Monday, June 4, 2012

Career Options as Portrayed by Popular Advertising and Romance Comics

This weekend while catching up on my blog reading, I came across the above advertisement for Playtex tampons over at Retrospace. The overarching message of the 1971 ad, "women just like you," along with its imagery of nurses, stewardesses, models, and college girls, got me thinking about the portrayal of career women in romance comics who very often fall into these same categories. It is possible to read romance comics from the '60s and '70s and get the impression that these particular career paths were the only ones available to women. Charlton however, challenged that notion with a little featurette titled "Choosing a Career" from their workplace oriented title, Career Girl Romances. Here are two discussing educational training, salaries, workload, and benefits for the occupations of engineer and dietitian.

"Choosing a Career - Engineer"
Career Girl Romances

(June 1970)

"Choosing a Career - Dietitian"
Career Girl Romances #73
(February 1973)

Though women were pigeonholed by advertising and media to fulfill certain societal roles (often of the super sexy and ultra-feminine caretaker variety) it is refreshing to see that Charlton made an effort through these columns to broaden their readers' horizons.


  1. I would like to see someone put "The Lady Next Door" on their resume.

    1. Your comment makes me think that these labels were definitely more than just careers -- they were identities that were portrayed as being optimal and desirable.

    2. I think you're right. I picture the "Lady Next Door" as the "Old Maid" who never got married or had children and lived alone, but who was a good neighbor that you could trust to watch your kids.

      It must have been nice to have been a woman in the 70s. You didn't have to think about what you wanted to be when you grew up, just check one of six boxes and you're set!

      It's interesting that "Teacher" is absent from that first ad. Perhaps teachers don't menstruate.

    3. I also noticed that teachers were missing. Hmmmm...

  2. Ballerinas too, and they've been a dream career for a lot of girls, or so I've read many times. Did they ever do much with them in romance comics?

    1. Not so much specifically ballerinas, but dancers in general. Lots and lots of stories of hopeful dancers!

  3. It's great that Charlton saw that women could be doing more. However, I often wonder if we've gone too far in the other direction. My son is starting college in the Fall in the engineering school and when we went to orientation they put on the full-court press for women to apply. There are two separate organizations at the university specifically for women in engineering. I spoke with one of the female professors and noted that they had two organizations for women, but only one for the men. Her response was quite surprising. She said that she believes the university is trying *too* hard to recruit women. She said the drop out rate for women is four times that of the men. She said too many women are talked into pursuing a field that is dominated by men simply to even the odds. Then later they find they don't like it and either drop out or switch majors.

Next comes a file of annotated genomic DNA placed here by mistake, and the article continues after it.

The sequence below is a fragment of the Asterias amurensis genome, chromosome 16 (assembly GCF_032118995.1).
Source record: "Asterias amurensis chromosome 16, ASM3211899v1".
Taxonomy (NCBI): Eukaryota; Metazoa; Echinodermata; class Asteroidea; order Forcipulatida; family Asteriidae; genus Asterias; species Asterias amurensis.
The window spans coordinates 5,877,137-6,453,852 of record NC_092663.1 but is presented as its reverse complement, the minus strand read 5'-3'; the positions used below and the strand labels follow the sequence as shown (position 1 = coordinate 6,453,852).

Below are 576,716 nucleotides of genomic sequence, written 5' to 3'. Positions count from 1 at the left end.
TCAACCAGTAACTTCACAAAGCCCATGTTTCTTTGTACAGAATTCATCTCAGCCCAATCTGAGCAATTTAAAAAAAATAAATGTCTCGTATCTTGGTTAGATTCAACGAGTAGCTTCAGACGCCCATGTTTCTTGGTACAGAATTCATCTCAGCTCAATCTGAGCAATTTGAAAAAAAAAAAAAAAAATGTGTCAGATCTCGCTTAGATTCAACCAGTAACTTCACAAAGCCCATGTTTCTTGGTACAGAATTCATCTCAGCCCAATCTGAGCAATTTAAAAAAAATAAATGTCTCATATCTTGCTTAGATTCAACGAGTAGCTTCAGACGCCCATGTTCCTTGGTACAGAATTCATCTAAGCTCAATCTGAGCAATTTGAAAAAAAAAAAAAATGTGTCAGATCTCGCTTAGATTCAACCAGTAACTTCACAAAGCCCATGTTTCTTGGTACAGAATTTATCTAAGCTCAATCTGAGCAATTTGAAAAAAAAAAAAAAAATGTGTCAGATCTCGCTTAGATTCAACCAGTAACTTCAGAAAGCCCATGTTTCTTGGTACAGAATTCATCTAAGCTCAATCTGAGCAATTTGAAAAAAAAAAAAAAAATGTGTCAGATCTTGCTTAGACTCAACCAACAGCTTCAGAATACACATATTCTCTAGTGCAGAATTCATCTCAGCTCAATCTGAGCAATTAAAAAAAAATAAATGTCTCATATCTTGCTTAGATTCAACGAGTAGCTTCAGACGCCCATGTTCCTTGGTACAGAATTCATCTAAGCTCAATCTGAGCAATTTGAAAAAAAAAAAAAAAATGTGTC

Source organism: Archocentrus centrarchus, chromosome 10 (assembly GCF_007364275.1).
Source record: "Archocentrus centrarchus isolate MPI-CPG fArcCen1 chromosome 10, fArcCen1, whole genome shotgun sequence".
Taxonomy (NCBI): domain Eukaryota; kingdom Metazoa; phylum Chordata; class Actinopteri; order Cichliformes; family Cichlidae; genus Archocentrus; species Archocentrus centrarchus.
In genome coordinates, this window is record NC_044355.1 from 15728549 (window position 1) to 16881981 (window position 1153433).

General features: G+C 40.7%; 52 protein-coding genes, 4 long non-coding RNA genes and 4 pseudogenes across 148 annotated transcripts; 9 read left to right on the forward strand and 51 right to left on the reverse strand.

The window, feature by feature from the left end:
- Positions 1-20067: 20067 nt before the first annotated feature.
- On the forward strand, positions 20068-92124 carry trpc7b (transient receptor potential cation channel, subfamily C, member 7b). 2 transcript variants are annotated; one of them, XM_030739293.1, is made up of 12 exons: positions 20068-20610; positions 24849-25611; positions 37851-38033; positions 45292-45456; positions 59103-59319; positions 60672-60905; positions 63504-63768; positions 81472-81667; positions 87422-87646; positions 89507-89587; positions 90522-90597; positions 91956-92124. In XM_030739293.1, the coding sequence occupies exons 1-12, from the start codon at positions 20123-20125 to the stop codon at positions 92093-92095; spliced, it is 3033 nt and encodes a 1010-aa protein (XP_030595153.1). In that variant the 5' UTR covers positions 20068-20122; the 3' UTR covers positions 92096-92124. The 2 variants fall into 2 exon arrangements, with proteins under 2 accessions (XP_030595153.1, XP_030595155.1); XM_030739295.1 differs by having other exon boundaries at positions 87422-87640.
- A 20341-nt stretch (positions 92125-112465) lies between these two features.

I thought about that and wondered why we don't value the "caretaking" trait most women possess, and other of these kinds of qualities more. Why is these are somehow devalued and masculine traits are seen as more admirable? Is it really "pigeonholing" to support women in pursuing "caretaker variety" jobs and other positions that maximize their characteristics? Sure, there are many exceptions and I support their right to do whatever they want. However, why not support women to pursue careers in fields where feminine traits are most needed? In my opinion this is very un-feminist.

    We've denied the differences between the sexes for decades now, and (thankfully) many women have rebelled against this. Many young women are fashioning a new meaning for the word "feminist" where those more traditional "female" traits are being valued, rather than belittling them in favor of more masculine traits. For example, I think it would be incredibly productive to get more women interested in careers in politics in ambassador roles. We need a feminine voice, which tends to be more conciliatory, in negotiations between countries. I often wonder how the Cuban Missile Crisis may have played out differently if more women would have been placed in key positions in those negotiations.

    I'm not saying that women shouldn't be able to do whatever they want. I'm simply saying that there is nothing wrong with supporting women pursing careers where feminine traits can be utilized with maximum effect. A few more women judges would be a damn good thing, in my opinion. Even in the male-dominated times of the Old Testament there was a female judge, Deborah. The traits more often associated with women should be valued and utilized, not seen as lesser to the more traditional masculine traits. Just saying.